Who needs friends when you're raking in billions of dollars a day?
That must be what tech giant Apple is thinking after it made a seemingly small change to its iPhone operating software that has resulted in some big changes in the world of tech.
The Apple privacy updates, which began rolling out in April, prevent advertisers from tracking iPhone users without their consent. It has had investors in digital ad companies on edge, who fear that reduced access to data will upend the nearly US$100 billion mobile ad market.
Apple's advertising business has surged since it brought in the changes, eating into market share once occupied by Facebook, Instagram and Snap.
The Financial Times reported this month the revenues of Snap, Facebook, Twitter and YouTube will collectively take an estimated US$13.5 billion hit in the second half of this year due to the iPhone changes.
But criticism is also coming from some unexpected quarters.
Exercise equipment and media company Peloton, which saw investors flock to it when the pandemic hit, said it was also hurting from the iPhone maker's move.
During a call with investors and analysts after releasing its results overnight, the company claimed Apple’s new App Tracking Transparency feature was impacting on its ability to reach new subscribers, likely because Peloton's digital ads used to gain new subscribers had become less effective.
Peloton is blaming Apple’s iOS 14.5 App Tracking Transparency changes on making it more difficult to gain new app subscribers for digital subscriptions, but says subscriptions are slightly higher than internal forcasts.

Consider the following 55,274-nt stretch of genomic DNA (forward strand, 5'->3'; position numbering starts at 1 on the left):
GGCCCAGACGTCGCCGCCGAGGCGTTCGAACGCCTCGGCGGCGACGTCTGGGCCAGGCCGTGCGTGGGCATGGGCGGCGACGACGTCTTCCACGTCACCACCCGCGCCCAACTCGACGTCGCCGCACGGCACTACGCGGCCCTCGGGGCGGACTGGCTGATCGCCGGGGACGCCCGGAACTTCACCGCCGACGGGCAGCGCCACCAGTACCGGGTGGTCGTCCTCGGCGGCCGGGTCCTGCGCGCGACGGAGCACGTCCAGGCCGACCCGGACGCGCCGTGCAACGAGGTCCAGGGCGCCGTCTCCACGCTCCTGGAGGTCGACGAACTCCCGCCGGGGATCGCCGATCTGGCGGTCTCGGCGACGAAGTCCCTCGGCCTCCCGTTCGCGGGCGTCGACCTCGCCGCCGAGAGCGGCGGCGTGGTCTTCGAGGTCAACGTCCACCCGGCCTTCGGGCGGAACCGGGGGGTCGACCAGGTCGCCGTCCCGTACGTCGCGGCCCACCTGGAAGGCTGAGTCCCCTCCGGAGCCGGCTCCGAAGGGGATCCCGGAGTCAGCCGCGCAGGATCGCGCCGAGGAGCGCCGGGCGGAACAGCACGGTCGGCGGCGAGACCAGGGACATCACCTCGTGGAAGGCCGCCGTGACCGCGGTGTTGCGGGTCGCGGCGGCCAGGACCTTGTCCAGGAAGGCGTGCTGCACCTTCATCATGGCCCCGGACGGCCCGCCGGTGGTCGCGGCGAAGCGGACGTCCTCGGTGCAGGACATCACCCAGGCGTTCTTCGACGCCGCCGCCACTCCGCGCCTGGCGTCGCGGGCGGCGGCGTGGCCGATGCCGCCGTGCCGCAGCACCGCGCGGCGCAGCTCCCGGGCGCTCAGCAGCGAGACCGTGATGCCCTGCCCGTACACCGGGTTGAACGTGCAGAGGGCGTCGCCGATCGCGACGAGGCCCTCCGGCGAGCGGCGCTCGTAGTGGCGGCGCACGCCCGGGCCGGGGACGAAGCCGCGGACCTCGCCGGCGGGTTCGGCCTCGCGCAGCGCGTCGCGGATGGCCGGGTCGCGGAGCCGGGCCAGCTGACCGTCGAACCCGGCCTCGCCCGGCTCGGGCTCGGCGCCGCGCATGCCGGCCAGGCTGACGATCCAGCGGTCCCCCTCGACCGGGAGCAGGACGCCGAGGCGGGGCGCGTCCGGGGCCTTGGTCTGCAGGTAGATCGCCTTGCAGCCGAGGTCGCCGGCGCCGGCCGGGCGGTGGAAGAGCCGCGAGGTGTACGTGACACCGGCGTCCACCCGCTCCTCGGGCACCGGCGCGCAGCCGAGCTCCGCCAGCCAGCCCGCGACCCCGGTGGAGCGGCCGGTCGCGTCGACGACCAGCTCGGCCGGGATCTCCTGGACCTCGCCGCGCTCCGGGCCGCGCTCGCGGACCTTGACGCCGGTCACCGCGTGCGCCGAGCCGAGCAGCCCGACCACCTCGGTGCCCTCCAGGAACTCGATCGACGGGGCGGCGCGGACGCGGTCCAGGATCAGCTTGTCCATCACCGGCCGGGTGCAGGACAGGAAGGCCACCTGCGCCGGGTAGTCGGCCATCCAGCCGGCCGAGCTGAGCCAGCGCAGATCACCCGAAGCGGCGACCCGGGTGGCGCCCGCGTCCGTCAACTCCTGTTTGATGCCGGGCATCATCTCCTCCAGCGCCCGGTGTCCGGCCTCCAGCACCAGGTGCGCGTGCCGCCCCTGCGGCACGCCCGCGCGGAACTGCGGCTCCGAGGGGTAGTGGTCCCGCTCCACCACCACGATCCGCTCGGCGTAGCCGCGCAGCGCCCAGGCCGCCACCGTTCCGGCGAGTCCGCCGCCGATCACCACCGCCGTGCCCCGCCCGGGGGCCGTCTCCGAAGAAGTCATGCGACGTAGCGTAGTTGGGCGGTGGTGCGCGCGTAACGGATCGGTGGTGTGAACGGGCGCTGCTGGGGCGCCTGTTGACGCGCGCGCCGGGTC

— Mark Gurman (@markgurman) November 4, 2021
After Snap released its results last month, its share price plunged 25 per cent.
"This has definitely been a frustrating setback for us," Snap chief executive Evan Spiegel said during a conference call with investors.
There can be "no more denying" the ramifications of Apple's privacy push, Ygal Arounian, managing director of internet equity research at Wedbush Securities, said in a research note after Snap's horror results.
Meanwhile Facebook warned the Apple changes caused it to under-report the results of its ads on iOS devices and said the changes had made it more expensive and difficult for brands to advertise on Facebook.
The likes of Twitter and TikTok are also facing headwinds due to the iOS update.
The cunning move has paid dividends for Apple, however, which has tripled the market share of its digital advertising business this year, according to analysis by the Financial Times.
Apple’s ad business has tripled its market share in the six months since it began obstructing Google & Facebook from targeting ads on iPhone, in the name of privacy. (via @PatrickMcGee_) pic.twitter.com/vQrNAAwZxo
— Harry Raymond (@harryraymond) October 29, 2021
– with Reuters